When Jeff Heppler and John Bush took out their first business loan in 1980 to start one of Mitchell’s longest running nurseries, they were taking on the biggest risk of their lives.
The economy was sluggish, interest rates were high and the risk of starting a business at that time was tremendous.
But over the past 40 years, Heppler and Bush grew James Valley Nursery to become the successful business that it is today. As the two longtime friends celebrate four decades of business at 600 W. Spruce St., they are proud of how far James Valley Nursery has come.
“I still remember signing the loan and all the papers to get started… It was scary,” Bush said.
Today, the local nursery specializes in landscaping installations, maintenance and seasonal gardening. Each year, James Valley Nursery completes around 800 landscape installations for customers in Mitchell and the surrounding area.
Before the nursery and landscaping business took off, Heppler and Bush were fresh out of college and had limited financial resources. With a $20,000 Small Business Administration (SBA) loan, Heppler and Bush began building their business in 1980 on 1.5 acres of land. The loan was just enough for them to purchase a tractor that was equipped with a loader and tiller.
“We didn’t even have a dump truck. All we had was a garage to store our equipment, which was a tractor that had a loader on the front and a tiller, and that was it,” Heppler said.
The first structure that the pair built from scratch in 1980 was the greenhouse, from which James Valley Nursery sold an array of annual plants and succulents. While the garden center and nursery remain an integral part of the business, Bush said landscaping and hardscaping projects have become increasingly popular. Common hardscape projects include concrete patios, paved walkways along gardens and rock walls.
James Valley Nursery has been adapting to industry changes and customer demands. Early on, Bush said landscape and hardscape installations weren’t a common demand. But that all seemed to change in the late 1980s, which is when Bush said James Valley Nursery began seeing an influx in requests for both styles of projects.
“When we first started, landscaping wasn’t at the forefront of people's minds when they bought a house,” Bush said. “Now it’s like putting a dishwasher in your home. It is one of the most important parts for homeowners with lawns. It’s sometimes one of the first things new homeowners do when they buy a house.”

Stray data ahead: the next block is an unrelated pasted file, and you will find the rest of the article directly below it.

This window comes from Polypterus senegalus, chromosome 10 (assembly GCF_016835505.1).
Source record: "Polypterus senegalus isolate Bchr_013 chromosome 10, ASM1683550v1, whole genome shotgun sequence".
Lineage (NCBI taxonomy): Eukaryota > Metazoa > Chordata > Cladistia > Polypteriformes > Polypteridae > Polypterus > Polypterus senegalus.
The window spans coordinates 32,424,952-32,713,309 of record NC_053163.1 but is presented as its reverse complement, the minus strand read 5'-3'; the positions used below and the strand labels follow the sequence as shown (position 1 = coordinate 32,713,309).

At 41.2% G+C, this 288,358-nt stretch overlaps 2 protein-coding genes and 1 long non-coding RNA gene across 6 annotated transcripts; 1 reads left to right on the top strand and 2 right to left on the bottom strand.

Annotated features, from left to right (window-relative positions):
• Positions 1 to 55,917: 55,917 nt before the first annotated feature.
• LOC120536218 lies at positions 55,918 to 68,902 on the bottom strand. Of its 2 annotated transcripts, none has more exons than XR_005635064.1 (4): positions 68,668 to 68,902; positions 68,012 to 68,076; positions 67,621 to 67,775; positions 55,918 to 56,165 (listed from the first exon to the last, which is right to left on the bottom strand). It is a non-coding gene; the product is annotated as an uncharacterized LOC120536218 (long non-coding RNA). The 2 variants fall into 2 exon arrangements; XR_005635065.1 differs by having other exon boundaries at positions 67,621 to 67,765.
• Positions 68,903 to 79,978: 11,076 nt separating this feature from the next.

As the company continued to grow through the years, so too did its staff. Since 1980, Heppler and Bush have welcomed over 40 employees to meet the business demands. For Heppler, providing his workers with a stable job that gives them the opportunity to start a family and buy a home has been the most rewarding experience in the 40 years he’s been running the business.
“I always love doing nice landscaping, but watching our workers grow and succeed is the coolest part of my job,” Heppler said. “When we have employee parties and you see all the kids, it’s just awesome to see.”
Among the longtime employees they hired over the years are Andy Jerke and Jon Mentele, who will become the new faces of James Valley Nursery when Heppler and Bush retire. Jerke and Mentele became owners after they bought a minority share of the company several years ago.
A blossoming business
Heppler and Bush’s idea to open a nursery and garden center blossomed while studying landscape and design at South Dakota State University.
While Bush knew he wanted to make a career out of landscaping prior to beginning college, that wasn’t the case for Heppler, who was initially studying civil engineering at SDSU. But that wasn't piquing his interest.
Having spent most of his youth helping his father farm and build homes in Spencer, Iowa, Heppler switched majors to landscape and design, which fit his passion and personality.
“I liked designing and building things, but the intensive math work wasn’t for me,” Heppler said.
For Bush, farming was a way of life that he learned from a young age near Brookings. All of those years on the farm helped Bush become a jack of all trades, like many farmers learn.
“We used to raise cucumbers for a pickle company for quite a few years when I was a kid, so I was exposed to gardening from a really young age,” Bush said.
The pair worked for two separate landscape companies in Brookings while they were finishing college. That experience would prove vital for the future, as Heppler and Bush used the foundation of landscaping skills to open their own company.
As the landscape industry evolved, Heppler and Bush had to change with it. From learning the art of concrete work with the growing demand in hardscape projects to designing and installing irrigation systems, the duo has developed skills to evolve with the landscape industry.
Thanks to the team of dedicated employees, what was once only a greenhouse is now a 35-acre operation adding a garden center, office and a tree farm. Reflecting on their business journey, Heppler and Bush are proud of all they have accomplished.
“It’s amazing to see where the business has gone,” Heppler said. “We are proud of it, and it’s in good hands when we retire.”